In Vitro Transdifferentiation Potential of Equine Mesenchymal Stem Cells into Schwann-Like Cells

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Mary Ann Liebert, Inc



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Schwann cells (SCs) are essential for the regenerative processes of peripheral nerve injuries. However, their use in cell therapy is limited. In this context, several studies have demonstrated the ability of mesenchymal stem cells (MSCs) to transdifferentiate into Schwann-like cells (SLCs) using chemical protocols or co-culture with SCs. Here, we describe for the first time the in vitro transdifferentiation potential of MSCs derived from equine adipose tissue (AT) and equine bone marrow (BM) into SLCs using a practical method. In this study, the facial nerve of a horse was collected, cut into fragments, and incubated in cell culture medium for 48 h. This medium was used to transdifferentiate the MSCs into SLCs. Equine AT-MSCs and BM-MSCs were incubated with the induction medium for 5 days. After this period, the morphology, cell viability, metabolic activity, gene expression of glial markers glial fibrillary acidic protein (GFAP), myelin basic protein (MBP), p75 and S100 beta, nerve growth factor (NGF), brain-derived neurotrophic factor (BDNF), and glial cell-derived neurotrophic factor (GDNF), and the protein expression of S100 and GFAP were evaluated in undifferentiated and differentiated cells. The MSCs from the two sources incubated with the induction medium exhibited similar morphology to the SCs and maintained cell viability and metabolic activity. There was a significant increase in the gene expression of BDNF, GDNF, GFAP, MBP, p75, and S100 beta in equine AT-MSCs and GDNF, GFAP, MBP, p75, and S100 beta in equine BM-MSCs post-differentiation. Immunofluorescence analysis revealed GFAP expression in undifferentiated and differentiated cells, with a significant increase in the integrated pixel density in differentiated cells and S100 was only expressed in differentiated cells from both sources. These findings indicate that equine AT-MSCs and BM-MSCs have great transdifferentiation potential into SLCs using this method, and they represent a promising strategy for cell-based therapy for peripheral nerve regeneration in horses.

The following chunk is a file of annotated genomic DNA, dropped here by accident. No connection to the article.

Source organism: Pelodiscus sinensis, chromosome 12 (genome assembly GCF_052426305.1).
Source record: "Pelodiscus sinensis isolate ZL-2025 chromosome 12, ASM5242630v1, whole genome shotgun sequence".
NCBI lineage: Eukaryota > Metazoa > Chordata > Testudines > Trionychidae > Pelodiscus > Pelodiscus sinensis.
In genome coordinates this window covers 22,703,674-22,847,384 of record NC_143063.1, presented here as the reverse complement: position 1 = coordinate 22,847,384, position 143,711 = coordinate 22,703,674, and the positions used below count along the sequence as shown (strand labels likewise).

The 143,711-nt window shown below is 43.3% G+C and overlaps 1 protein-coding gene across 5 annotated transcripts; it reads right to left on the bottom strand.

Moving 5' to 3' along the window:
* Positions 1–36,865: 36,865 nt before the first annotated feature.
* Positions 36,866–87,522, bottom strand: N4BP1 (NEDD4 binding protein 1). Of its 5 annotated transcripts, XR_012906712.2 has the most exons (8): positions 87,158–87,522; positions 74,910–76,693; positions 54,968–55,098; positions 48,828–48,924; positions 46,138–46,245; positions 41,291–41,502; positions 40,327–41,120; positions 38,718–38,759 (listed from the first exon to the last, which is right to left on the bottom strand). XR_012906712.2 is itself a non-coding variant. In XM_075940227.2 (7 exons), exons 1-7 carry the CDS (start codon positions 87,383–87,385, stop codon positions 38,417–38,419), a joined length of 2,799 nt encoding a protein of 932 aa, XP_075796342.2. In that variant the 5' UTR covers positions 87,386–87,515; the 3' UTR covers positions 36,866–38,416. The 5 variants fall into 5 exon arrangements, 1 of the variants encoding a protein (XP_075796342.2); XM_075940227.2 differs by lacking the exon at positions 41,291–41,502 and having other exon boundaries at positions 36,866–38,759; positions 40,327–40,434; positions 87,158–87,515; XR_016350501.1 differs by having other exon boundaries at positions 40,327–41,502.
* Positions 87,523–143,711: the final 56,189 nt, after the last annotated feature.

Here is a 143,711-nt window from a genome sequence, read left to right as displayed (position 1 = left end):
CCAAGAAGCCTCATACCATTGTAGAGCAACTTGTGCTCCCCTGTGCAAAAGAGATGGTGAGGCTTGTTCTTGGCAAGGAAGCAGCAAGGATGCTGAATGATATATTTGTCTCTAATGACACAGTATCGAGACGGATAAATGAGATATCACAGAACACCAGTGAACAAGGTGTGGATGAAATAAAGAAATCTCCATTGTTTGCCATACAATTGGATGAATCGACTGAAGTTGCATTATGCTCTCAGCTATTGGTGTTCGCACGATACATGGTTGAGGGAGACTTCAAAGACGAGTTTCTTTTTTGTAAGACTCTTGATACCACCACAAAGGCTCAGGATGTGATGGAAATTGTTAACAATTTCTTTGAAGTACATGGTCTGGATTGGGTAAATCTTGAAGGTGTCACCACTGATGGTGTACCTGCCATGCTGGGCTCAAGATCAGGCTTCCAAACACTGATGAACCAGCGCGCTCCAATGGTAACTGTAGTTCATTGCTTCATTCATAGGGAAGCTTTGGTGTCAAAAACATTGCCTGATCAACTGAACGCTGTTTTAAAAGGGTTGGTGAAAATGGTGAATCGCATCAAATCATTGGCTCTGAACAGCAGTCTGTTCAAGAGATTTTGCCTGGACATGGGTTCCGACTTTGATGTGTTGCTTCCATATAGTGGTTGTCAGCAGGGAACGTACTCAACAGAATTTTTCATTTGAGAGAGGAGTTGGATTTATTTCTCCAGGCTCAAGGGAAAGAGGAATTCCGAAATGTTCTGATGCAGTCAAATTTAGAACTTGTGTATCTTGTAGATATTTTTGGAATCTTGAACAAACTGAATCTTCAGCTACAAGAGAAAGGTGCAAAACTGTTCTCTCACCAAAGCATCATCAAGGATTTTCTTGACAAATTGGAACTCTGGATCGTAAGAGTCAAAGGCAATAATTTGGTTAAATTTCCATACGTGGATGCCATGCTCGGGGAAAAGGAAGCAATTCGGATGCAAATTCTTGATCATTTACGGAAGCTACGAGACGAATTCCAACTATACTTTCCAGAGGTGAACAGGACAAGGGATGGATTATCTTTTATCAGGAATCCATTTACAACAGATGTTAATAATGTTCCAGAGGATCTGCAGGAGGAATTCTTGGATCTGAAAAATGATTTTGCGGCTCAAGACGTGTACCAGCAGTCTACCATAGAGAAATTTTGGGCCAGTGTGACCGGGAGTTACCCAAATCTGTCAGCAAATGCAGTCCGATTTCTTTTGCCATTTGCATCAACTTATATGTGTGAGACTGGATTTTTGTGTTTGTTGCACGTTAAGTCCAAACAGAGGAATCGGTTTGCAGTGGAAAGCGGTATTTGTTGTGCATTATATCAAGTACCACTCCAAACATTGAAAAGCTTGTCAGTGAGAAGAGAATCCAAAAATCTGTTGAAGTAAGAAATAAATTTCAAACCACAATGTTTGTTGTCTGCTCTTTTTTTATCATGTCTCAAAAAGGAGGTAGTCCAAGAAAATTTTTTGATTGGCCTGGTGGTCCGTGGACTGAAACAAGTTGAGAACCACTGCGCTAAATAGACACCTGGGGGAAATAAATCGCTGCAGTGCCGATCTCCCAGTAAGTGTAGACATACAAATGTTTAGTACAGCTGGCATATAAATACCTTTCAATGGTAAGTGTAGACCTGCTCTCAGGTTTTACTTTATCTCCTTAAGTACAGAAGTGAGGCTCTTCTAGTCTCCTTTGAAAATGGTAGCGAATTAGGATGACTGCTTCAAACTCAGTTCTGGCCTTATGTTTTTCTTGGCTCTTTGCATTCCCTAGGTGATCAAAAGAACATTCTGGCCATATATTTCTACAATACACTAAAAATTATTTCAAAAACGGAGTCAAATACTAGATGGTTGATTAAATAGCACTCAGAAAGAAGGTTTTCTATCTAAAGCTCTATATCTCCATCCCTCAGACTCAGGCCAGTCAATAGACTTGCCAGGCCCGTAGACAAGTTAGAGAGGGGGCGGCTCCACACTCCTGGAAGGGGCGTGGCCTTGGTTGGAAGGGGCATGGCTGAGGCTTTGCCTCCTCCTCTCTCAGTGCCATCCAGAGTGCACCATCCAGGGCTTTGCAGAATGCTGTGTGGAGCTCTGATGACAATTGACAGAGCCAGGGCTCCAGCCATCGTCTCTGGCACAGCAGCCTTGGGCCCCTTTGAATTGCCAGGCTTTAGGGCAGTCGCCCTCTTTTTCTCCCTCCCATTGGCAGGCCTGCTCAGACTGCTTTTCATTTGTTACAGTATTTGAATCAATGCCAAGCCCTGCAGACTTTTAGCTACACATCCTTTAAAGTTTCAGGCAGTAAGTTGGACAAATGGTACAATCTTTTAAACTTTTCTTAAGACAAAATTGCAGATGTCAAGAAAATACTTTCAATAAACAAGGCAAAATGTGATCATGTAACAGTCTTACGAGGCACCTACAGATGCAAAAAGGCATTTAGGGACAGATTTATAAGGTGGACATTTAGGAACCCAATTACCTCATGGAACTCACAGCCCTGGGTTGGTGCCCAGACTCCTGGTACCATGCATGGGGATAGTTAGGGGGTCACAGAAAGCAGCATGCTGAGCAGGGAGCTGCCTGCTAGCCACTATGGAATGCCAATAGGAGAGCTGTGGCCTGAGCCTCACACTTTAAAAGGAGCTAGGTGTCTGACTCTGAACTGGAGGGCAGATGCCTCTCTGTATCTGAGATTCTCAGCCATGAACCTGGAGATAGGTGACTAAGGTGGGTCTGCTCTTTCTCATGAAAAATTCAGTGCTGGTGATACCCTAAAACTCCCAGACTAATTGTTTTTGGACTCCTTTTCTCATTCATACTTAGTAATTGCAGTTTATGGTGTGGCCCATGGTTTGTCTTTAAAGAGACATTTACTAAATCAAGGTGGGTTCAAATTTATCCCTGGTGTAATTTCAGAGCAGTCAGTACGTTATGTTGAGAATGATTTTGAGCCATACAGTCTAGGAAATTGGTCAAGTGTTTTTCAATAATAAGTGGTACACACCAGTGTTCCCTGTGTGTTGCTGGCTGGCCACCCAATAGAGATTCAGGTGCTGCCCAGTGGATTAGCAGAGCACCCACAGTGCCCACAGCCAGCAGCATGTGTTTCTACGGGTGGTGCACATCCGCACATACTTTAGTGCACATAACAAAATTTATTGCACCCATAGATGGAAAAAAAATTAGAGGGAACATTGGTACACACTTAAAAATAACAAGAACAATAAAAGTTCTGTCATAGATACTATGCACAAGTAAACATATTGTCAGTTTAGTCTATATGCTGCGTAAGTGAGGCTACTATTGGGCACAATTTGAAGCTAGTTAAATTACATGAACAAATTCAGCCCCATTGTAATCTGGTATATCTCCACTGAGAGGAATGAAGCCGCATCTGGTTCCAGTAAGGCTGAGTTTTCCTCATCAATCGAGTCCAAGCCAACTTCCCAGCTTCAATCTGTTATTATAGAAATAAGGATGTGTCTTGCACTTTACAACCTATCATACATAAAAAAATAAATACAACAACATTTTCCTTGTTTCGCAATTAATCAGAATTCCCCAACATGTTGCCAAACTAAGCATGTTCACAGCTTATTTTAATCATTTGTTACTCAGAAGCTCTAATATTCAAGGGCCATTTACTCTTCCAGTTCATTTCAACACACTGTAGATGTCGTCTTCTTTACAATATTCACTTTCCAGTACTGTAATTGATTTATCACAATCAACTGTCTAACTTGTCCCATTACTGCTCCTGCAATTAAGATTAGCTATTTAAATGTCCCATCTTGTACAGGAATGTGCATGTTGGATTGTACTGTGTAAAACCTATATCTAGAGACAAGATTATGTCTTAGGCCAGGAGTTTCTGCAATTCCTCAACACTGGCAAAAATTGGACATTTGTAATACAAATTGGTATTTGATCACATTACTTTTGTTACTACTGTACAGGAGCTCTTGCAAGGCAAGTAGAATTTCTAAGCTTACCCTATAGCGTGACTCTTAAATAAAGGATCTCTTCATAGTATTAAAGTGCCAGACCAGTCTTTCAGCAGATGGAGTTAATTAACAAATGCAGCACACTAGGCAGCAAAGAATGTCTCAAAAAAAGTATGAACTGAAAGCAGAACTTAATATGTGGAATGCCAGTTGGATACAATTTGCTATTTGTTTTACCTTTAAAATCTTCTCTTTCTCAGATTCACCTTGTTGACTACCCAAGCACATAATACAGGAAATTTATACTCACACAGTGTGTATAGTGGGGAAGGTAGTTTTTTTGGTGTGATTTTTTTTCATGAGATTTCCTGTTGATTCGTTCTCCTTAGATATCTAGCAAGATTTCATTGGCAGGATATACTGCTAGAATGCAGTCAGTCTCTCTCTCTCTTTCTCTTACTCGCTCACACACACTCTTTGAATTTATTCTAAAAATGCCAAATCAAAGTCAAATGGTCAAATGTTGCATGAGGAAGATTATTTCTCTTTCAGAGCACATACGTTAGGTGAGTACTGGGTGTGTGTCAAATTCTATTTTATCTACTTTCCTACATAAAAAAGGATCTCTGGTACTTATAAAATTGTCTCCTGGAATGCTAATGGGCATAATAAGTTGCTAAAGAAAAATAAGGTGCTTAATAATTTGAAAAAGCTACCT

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Stem Cells and Development. New Rochelle: Mary Ann Liebert, Inc, 11 p., 2023.

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